'Now the war is over': Sarajevo reopens famous cable car 26 years after the siege

A Sarajevo survivor says her city's siege has finally ended after a cable car reopened, taking residents up to the beautiful mountain from which they were once bombed.

During the war, Mount Trebevic was turned into a base for snipers and heavy artillery

The cable car is seen above the city of Sarajevo during a test drive following the restoration of the line after 26 years. (Dado Ruvic/Reuters)
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The Mount Trebevic cable car has resumed running in Sarajevo.

As of Thursday, residents can once again climb onto cars, which then travel along a wire up the beautiful mountainside, high above the city. It's being billed as an escape for residents and tourists alike.

But Senada Kreso remembers when the gondola was shut down. It was in the 1990s, when Ratko Mladic turned Mount Trebevic into a base for snipers and heavy artillery.

What followed were nearly four years of deadly siege.

Kreso, who now works as an interpreter, spoke to As It Happens host Carol Off about what it means for Sarajevians to ride the car again.

Here is part of that conversation.

What are your thoughts and feelings tonight after this ceremony reopening this cable car?

Now it's pensive. This morning, when I was first watching television [on] a special program dedicated to the famous Sarajevo cable car, it was very moving. There was a moment when I cried.

It's both sad and happy.

Members of the public board a cable car for the reopening of the Sarajevo gondola. (Elvis Barukcic/AFP/Getty Images)

It stopped running at the very beginning of the war and the siege of Sarajevo. It was a beautiful place. An amazing view. The city was so glorious and this was symbolic, wasn't it, of that loss?

Mount Trebevic is the nearest mountain to the city. With cable car, it takes 10 minutes.

For us it was the place for excursions. It was the place to escape smog and fog of Sarajevo winters that are long, cold and foggy. You just take the cable car and in 10 minutes you are flooded with sunshine.

On the other hand, it was there for 50 years, just like there were so many places in Sarajevo that were there for hundreds of years. It was destroyed so brutally.

For us, it was as if, until this morning, Sarajevo was not complete. It had to be done.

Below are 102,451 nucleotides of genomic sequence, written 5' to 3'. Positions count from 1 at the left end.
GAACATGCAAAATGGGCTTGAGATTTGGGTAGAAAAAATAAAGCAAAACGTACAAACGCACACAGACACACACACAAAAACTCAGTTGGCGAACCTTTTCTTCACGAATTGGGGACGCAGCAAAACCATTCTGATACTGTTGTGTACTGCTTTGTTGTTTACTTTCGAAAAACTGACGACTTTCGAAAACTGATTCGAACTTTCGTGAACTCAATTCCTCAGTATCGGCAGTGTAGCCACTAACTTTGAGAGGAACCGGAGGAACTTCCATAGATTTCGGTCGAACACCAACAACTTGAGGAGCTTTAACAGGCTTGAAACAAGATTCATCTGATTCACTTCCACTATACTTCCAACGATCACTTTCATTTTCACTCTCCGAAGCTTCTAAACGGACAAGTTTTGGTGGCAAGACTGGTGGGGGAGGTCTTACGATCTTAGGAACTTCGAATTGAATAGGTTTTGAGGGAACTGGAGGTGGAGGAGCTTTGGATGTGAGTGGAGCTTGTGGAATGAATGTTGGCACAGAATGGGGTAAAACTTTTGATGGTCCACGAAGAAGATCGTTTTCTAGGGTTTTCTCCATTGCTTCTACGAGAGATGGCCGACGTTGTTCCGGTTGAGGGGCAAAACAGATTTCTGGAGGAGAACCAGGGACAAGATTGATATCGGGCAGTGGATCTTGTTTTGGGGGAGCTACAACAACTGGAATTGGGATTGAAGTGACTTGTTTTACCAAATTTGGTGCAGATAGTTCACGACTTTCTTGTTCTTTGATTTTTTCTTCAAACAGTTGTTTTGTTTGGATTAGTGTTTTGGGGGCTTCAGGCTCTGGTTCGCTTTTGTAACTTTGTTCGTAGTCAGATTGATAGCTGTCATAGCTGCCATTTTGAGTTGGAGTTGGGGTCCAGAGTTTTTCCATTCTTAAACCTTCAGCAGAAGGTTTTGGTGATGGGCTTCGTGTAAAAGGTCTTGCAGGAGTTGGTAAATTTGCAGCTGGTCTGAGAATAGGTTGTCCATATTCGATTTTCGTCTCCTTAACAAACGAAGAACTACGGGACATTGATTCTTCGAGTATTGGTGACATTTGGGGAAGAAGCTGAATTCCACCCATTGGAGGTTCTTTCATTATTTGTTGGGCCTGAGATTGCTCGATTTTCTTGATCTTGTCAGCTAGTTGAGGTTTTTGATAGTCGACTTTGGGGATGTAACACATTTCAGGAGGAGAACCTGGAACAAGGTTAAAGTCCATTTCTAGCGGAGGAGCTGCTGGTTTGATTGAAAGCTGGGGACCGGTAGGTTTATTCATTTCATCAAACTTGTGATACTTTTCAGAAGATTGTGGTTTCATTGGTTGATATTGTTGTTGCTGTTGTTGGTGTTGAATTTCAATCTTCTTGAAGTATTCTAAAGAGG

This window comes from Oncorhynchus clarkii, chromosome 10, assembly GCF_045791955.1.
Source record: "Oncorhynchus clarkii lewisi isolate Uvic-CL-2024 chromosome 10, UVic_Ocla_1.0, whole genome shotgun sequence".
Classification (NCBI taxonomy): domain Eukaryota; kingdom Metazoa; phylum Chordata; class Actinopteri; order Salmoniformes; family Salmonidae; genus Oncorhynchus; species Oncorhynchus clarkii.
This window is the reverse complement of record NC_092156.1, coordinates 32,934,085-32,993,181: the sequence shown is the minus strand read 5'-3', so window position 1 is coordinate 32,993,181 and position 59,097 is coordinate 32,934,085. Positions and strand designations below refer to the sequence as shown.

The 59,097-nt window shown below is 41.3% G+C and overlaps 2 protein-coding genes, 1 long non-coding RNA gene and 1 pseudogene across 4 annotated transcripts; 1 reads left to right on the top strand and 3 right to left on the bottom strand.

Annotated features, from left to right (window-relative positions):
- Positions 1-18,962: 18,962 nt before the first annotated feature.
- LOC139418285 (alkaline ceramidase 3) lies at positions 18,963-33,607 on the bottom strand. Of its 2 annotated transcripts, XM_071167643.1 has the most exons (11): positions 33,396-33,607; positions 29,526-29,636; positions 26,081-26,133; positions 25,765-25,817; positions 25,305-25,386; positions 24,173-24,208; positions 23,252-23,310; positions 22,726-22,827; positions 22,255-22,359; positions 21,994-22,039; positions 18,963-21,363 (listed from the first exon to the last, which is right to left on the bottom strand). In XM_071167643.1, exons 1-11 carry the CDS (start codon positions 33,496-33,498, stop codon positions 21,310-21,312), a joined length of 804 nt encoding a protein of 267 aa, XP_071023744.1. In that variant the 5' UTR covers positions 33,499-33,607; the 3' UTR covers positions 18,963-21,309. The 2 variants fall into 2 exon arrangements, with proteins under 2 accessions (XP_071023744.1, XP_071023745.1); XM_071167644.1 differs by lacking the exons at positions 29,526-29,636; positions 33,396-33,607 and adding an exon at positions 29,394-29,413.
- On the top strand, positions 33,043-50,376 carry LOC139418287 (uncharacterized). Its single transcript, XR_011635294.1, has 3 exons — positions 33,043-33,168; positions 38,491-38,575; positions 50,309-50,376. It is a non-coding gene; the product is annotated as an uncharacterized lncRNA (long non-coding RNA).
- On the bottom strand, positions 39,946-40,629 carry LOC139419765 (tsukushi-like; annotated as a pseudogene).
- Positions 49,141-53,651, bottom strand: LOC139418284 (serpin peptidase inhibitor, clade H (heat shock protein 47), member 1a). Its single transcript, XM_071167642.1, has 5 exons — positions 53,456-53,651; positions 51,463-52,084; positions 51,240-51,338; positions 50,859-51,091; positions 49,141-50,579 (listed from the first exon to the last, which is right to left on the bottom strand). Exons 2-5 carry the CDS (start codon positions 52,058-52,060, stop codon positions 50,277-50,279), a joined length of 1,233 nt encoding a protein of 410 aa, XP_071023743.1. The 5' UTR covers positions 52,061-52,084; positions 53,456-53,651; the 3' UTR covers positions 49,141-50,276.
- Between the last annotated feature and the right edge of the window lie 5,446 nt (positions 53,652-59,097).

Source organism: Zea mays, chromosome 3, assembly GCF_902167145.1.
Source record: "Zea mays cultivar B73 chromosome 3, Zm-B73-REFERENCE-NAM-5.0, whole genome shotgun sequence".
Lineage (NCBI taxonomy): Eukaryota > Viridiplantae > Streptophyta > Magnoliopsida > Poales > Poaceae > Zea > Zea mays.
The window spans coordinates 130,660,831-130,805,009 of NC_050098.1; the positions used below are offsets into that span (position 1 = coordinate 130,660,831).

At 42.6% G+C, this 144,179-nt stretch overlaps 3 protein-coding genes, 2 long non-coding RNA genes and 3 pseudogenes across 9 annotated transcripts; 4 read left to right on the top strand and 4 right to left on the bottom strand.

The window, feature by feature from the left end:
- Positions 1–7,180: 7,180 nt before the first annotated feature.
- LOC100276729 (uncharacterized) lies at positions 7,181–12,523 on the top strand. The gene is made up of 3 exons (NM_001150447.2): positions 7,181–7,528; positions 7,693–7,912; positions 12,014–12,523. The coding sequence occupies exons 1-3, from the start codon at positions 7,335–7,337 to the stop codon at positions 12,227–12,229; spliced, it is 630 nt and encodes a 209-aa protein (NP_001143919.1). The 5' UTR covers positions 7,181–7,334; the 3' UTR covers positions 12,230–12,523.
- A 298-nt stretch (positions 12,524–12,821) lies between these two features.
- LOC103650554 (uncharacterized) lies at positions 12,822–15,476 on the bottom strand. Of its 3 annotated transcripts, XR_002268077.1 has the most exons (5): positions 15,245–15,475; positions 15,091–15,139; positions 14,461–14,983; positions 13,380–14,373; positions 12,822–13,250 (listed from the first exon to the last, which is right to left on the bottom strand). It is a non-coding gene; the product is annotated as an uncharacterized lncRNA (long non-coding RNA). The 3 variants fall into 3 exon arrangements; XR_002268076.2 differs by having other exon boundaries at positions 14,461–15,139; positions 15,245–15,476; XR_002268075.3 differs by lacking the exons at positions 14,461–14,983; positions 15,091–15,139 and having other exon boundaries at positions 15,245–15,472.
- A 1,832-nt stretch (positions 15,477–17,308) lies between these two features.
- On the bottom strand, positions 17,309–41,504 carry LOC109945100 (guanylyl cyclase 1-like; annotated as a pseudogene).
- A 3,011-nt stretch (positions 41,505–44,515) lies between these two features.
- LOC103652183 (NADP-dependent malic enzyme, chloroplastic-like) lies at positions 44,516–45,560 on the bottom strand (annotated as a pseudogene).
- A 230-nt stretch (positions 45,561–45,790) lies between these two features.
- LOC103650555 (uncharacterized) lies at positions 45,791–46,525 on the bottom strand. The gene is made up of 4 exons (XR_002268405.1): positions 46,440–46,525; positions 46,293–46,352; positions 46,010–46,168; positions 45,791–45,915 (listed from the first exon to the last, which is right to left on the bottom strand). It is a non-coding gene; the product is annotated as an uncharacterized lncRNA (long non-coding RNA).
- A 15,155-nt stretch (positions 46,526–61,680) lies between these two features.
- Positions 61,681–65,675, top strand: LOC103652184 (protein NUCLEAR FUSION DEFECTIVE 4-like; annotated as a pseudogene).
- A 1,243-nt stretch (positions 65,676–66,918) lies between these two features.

An elderly Bosnian woman waits in a car with bullet marks on the windshield before leaving Sarajevo in 1992. (Patrick Baz/AFP/Getty Images)

What did Mount Trebevic come to represent in your life during the siege?

During the siege, it was the threat. It was a real threat.

For my neighbourhood, it was the threat because we were exposed, completely exposed. There were so many artillery pieces on Mount Trebevic [that] never stopped shelling Sarajevo.

One didn't dare to look up to see it. Remember all those signs: "Beware of sniper. Beware of shells." It was from Mount Trebevic. You had this feeling that they could see you.

A Bosnian soldier returns fire downtown Sarajevo in 1992 as he and civilians come under fire from Serbian snipers. (Mike Persson/AFP/Getty Images)

So, what is it going to be like for Sarajevans to take that cable car and go up there? Are they going to go through a whole range of emotions?

For some time, certainly. For some people, maybe forever because they lost their relatives there, dear ones.

But today, you should have seen the line of people standing in line waiting for their turn to board that cable and go up there. There was a lot of joy today.

There is no Sarajevan who was not attached, who didn't feel that strong bond with Mount Trebevic and the cable car.

A view from the newly-reopened Sarajevo cable car. (Elvis Barukcic/AFP/Getty Images)

People often spoke about wanting to return to pre-war Bosnian and live there again. Is this a little slice of pre-war Bosnia that's been returned?

It is, it is.

For most of us, for me for sure, the war did not end in February 1996. It ended again with the reconstruction of the town hall. And then it ended, yet again, with the reconstruction of the old bridge in Mostar. And today, I think it was the fourth, and the final.

Now the war is over.

Written by John McGill. Interview produced by Kevin Robertson. This Q&A has been edited for length and clarity.

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